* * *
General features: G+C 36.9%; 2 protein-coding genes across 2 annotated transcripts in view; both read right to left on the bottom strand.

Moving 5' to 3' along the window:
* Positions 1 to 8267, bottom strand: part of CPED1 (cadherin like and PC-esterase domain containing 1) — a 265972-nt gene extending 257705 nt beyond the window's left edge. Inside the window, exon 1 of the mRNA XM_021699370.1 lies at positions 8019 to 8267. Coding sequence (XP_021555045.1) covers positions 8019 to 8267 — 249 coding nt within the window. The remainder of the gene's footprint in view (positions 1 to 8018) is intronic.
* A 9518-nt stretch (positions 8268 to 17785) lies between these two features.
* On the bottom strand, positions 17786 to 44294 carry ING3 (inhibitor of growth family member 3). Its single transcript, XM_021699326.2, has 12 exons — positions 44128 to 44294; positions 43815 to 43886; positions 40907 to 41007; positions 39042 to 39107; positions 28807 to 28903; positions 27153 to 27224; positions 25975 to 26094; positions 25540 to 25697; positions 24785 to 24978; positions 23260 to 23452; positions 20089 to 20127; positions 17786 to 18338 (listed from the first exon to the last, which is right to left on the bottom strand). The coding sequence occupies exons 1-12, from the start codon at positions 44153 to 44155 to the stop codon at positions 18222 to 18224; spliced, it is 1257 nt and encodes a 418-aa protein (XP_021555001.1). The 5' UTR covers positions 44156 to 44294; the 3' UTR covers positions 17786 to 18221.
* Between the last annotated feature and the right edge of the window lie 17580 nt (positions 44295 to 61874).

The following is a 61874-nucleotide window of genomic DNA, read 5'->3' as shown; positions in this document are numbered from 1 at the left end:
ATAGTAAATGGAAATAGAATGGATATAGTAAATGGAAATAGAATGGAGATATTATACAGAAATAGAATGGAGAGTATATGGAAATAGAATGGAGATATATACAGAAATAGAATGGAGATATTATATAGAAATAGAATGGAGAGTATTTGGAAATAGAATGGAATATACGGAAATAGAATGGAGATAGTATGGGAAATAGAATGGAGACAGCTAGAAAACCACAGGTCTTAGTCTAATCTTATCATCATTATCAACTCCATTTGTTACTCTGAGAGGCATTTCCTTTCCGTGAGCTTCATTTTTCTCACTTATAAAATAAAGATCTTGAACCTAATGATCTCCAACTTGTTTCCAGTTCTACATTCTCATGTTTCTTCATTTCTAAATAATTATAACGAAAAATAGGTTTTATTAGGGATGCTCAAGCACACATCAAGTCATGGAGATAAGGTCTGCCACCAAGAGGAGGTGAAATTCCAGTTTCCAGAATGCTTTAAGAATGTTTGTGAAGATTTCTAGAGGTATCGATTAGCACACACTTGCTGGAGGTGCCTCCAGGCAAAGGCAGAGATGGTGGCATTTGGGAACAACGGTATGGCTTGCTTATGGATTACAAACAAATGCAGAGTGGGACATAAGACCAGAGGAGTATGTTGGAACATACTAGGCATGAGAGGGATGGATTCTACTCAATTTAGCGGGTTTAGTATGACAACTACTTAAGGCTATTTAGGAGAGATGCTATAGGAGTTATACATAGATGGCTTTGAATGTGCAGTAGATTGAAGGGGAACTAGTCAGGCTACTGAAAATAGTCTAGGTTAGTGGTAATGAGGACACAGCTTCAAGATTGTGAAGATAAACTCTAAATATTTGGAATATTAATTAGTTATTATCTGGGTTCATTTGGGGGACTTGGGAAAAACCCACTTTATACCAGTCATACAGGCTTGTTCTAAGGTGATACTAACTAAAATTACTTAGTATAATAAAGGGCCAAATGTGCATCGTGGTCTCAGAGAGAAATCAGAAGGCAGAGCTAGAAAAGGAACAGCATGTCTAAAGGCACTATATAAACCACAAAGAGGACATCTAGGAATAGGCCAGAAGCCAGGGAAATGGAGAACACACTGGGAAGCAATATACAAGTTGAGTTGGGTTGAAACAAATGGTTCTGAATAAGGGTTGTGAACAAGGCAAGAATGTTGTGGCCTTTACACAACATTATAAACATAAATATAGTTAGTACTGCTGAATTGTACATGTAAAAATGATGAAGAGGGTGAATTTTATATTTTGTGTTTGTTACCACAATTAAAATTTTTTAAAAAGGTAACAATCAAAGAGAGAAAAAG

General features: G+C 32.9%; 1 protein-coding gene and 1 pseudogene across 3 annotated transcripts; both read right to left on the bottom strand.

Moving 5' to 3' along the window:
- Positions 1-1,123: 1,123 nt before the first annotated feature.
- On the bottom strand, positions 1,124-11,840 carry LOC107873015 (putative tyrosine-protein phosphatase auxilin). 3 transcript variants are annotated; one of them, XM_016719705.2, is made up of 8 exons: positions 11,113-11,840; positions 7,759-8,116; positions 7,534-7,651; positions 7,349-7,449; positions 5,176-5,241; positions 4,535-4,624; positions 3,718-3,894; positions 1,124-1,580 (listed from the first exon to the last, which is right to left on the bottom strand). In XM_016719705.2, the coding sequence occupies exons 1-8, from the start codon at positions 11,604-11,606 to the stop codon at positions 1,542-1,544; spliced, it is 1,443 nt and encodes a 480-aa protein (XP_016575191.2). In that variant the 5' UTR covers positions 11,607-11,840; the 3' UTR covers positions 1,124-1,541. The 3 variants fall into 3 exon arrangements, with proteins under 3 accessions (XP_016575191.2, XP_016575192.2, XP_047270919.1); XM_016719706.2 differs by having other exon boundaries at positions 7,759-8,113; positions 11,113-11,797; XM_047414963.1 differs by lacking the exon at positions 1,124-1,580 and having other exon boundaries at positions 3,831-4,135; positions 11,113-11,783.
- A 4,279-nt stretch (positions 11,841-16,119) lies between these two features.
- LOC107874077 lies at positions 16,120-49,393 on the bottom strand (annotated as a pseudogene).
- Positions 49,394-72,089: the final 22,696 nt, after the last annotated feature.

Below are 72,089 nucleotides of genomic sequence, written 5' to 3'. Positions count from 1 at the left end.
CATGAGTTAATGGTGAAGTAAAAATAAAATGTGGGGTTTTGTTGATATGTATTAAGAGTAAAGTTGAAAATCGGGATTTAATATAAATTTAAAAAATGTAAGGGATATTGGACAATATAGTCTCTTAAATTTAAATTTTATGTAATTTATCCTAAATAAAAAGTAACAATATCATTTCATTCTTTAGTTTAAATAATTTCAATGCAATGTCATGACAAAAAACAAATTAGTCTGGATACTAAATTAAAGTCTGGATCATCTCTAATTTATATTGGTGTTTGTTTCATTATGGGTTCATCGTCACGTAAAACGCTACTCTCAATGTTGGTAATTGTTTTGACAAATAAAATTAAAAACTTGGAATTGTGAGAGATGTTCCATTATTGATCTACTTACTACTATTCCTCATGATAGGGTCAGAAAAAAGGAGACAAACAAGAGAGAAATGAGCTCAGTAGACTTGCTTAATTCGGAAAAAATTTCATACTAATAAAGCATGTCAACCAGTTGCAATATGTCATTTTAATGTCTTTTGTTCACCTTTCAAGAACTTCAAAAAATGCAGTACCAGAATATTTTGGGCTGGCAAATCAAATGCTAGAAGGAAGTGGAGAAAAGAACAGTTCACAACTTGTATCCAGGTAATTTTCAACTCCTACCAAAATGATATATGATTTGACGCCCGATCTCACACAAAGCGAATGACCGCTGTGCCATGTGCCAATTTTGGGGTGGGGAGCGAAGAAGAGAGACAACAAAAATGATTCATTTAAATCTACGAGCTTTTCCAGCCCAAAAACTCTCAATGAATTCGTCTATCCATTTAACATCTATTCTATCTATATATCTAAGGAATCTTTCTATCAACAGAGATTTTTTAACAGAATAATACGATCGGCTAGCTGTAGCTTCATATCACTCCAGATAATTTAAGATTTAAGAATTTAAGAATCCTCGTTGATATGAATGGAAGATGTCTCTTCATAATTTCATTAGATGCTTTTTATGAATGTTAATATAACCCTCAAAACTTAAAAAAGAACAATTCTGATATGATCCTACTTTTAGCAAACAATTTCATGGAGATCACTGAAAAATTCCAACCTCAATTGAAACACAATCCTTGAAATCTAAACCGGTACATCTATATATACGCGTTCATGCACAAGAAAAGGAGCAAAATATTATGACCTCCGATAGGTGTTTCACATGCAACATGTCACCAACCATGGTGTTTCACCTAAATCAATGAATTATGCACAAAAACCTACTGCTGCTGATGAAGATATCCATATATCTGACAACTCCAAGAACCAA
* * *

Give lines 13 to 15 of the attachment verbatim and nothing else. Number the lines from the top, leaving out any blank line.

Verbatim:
- A 4,279-nt stretch (positions 11,841-16,119) lies between these two features.
- LOC107874077 lies at positions 16,120-49,393 on the bottom strand (annotated as a pseudogene).
- Positions 49,394-72,089: the final 22,696 nt, after the last annotated feature.